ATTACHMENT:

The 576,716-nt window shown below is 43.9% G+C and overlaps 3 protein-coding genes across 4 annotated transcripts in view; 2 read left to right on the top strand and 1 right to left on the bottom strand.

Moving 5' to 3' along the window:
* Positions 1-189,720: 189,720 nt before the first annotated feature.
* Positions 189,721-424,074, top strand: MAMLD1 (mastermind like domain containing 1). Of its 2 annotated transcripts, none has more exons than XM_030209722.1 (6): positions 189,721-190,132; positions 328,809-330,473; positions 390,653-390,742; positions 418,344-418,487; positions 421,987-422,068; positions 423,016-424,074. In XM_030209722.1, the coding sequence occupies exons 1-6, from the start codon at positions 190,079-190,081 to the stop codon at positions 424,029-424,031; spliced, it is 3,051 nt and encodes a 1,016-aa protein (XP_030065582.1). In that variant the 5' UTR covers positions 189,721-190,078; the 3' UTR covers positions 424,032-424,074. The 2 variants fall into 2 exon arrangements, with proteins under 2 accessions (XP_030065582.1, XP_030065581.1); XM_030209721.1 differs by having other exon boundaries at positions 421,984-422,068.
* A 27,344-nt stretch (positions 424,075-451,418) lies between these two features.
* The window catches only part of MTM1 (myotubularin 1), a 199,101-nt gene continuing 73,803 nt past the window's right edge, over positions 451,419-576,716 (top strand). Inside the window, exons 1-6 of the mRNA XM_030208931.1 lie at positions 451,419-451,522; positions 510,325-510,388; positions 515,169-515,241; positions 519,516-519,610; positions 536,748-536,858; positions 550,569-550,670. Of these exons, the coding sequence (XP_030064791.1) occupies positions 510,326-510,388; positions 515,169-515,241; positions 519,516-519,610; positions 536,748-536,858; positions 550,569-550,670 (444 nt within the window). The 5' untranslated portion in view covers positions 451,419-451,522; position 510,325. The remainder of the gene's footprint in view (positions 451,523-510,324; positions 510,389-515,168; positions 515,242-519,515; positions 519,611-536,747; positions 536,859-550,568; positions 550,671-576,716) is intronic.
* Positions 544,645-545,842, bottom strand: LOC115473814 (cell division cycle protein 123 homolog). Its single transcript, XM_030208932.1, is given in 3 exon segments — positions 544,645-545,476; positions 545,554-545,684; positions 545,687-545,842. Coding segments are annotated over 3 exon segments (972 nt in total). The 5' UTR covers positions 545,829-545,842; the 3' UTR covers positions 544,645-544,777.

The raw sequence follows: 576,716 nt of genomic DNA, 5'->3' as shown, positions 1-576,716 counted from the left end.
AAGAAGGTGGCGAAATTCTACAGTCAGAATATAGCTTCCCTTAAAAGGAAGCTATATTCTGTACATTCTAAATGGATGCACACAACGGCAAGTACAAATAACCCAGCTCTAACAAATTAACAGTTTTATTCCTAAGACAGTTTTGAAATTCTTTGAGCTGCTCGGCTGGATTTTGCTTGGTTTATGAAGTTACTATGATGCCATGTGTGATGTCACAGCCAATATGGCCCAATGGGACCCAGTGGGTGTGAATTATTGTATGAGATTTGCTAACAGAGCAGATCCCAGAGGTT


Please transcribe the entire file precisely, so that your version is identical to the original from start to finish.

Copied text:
The 576,716-nt window shown below is 43.9% G+C and overlaps 3 protein-coding genes across 4 annotated transcripts in view; 2 read left to right on the top strand and 1 right to left on the bottom strand.

Moving 5' to 3' along the window:
* Positions 1-189,720: 189,720 nt before the first annotated feature.
* Positions 189,721-424,074, top strand: MAMLD1 (mastermind like domain containing 1). Of its 2 annotated transcripts, none has more exons than XM_030209722.1 (6): positions 189,721-190,132; positions 328,809-330,473; positions 390,653-390,742; positions 418,344-418,487; positions 421,987-422,068; positions 423,016-424,074. In XM_030209722.1, the coding sequence occupies exons 1-6, from the start codon at positions 190,079-190,081 to the stop codon at positions 424,029-424,031; spliced, it is 3,051 nt and encodes a 1,016-aa protein (XP_030065582.1). In that variant the 5' UTR covers positions 189,721-190,078; the 3' UTR covers positions 424,032-424,074. The 2 variants fall into 2 exon arrangements, with proteins under 2 accessions (XP_030065582.1, XP_030065581.1); XM_030209721.1 differs by having other exon boundaries at positions 421,984-422,068.
* A 27,344-nt stretch (positions 424,075-451,418) lies between these two features.
* The window catches only part of MTM1 (myotubularin 1), a 199,101-nt gene continuing 73,803 nt past the window's right edge, over positions 451,419-576,716 (top strand). Inside the window, exons 1-6 of the mRNA XM_030208931.1 lie at positions 451,419-451,522; positions 510,325-510,388; positions 515,169-515,241; positions 519,516-519,610; positions 536,748-536,858; positions 550,569-550,670. Of these exons, the coding sequence (XP_030064791.1) occupies positions 510,326-510,388; positions 515,169-515,241; positions 519,516-519,610; positions 536,748-536,858; positions 550,569-550,670 (444 nt within the window). The 5' untranslated portion in view covers positions 451,419-451,522; position 510,325. The remainder of the gene's footprint in view (positions 451,523-510,324; positions 510,389-515,168; positions 515,242-519,515; positions 519,611-536,747; positions 536,859-550,568; positions 550,671-576,716) is intronic.
* Positions 544,645-545,842, bottom strand: LOC115473814 (cell division cycle protein 123 homolog). Its single transcript, XM_030208932.1, is given in 3 exon segments — positions 544,645-545,476; positions 545,554-545,684; positions 545,687-545,842. Coding segments are annotated over 3 exon segments (972 nt in total). The 5' UTR covers positions 545,829-545,842; the 3' UTR covers positions 544,645-544,777.

The raw sequence follows: 576,716 nt of genomic DNA, 5'->3' as shown, positions 1-576,716 counted from the left end.
AAGAAGGTGGCGAAATTCTACAGTCAGAATATAGCTTCCCTTAAAAGGAAGCTATATTCTGTACATTCTAAATGGATGCACACAACGGCAAGTACAAATAACCCAGCTCTAACAAATTAACAGTTTTATTCCTAAGACAGTTTTGAAATTCTTTGAGCTGCTCGGCTGGATTTTGCTTGGTTTATGAAGTTACTATGATGCCATGTGTGATGTCACAGCCAATATGGCCCAATGGGACCCAGTGGGTGTGAATTATTGTATGAGATTTGCTAACAGAGCAGATCCCAGAGGTT